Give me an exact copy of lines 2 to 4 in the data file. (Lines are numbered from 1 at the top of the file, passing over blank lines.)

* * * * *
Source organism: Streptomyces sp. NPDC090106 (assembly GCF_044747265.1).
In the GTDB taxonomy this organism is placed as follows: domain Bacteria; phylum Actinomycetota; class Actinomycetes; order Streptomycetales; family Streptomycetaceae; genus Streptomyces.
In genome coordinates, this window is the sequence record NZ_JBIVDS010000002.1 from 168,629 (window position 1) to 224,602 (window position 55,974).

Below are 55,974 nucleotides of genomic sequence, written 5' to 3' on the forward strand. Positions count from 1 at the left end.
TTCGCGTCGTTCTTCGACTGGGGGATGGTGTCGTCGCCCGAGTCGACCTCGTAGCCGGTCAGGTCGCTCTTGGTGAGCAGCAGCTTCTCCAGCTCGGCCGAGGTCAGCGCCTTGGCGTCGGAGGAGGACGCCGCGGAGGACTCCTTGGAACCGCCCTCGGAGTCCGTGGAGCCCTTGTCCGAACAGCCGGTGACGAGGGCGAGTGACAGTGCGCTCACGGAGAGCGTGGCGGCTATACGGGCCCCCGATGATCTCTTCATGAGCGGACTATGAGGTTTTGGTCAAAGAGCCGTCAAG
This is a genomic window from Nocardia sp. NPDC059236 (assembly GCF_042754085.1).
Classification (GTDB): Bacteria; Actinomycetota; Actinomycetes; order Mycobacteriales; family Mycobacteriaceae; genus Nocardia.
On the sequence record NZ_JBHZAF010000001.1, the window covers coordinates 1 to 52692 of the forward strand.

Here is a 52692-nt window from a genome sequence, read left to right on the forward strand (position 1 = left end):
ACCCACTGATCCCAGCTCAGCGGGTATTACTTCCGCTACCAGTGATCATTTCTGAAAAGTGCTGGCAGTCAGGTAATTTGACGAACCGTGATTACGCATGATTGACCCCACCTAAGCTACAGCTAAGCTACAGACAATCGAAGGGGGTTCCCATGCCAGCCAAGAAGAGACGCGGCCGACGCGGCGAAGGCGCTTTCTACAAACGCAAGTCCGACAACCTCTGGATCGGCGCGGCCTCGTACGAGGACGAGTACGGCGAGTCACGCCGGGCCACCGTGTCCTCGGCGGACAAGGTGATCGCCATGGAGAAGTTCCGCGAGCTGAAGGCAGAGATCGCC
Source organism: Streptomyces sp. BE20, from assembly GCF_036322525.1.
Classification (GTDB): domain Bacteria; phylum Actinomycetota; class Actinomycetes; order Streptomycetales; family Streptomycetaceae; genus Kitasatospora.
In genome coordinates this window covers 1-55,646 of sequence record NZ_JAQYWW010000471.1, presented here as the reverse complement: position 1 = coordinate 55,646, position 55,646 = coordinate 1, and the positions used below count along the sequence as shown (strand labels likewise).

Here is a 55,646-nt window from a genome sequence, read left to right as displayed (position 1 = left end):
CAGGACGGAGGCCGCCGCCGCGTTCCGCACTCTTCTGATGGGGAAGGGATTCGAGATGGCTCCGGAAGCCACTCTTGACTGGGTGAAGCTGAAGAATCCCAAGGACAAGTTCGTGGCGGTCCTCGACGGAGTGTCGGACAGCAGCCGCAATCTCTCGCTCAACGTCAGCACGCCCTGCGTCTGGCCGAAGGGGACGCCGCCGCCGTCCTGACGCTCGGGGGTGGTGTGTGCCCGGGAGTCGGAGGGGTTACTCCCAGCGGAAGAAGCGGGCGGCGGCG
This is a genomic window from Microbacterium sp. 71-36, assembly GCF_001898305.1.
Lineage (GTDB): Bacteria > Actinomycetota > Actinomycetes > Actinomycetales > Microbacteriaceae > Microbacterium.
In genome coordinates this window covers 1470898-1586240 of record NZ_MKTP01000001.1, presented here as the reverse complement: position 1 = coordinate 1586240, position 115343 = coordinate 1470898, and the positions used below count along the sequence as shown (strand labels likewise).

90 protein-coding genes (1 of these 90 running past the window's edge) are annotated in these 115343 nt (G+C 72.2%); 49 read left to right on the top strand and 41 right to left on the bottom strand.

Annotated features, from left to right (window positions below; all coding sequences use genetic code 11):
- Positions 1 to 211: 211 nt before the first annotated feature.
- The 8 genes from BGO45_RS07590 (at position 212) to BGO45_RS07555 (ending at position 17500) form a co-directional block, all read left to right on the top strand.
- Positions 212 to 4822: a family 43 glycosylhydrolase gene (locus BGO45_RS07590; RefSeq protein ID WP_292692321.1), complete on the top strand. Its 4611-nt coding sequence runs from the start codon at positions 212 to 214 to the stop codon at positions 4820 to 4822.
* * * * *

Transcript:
In the GTDB taxonomy this organism is placed as follows: domain Bacteria; phylum Actinomycetota; class Actinomycetes; order Streptomycetales; family Streptomycetaceae; genus Streptomyces.
In genome coordinates, this window is the sequence record NZ_JBIVDS010000002.1 from 168,629 (window position 1) to 224,602 (window position 55,974).

Below are 55,974 nucleotides of genomic sequence, written 5' to 3' on the forward strand. Positions count from 1 at the left end.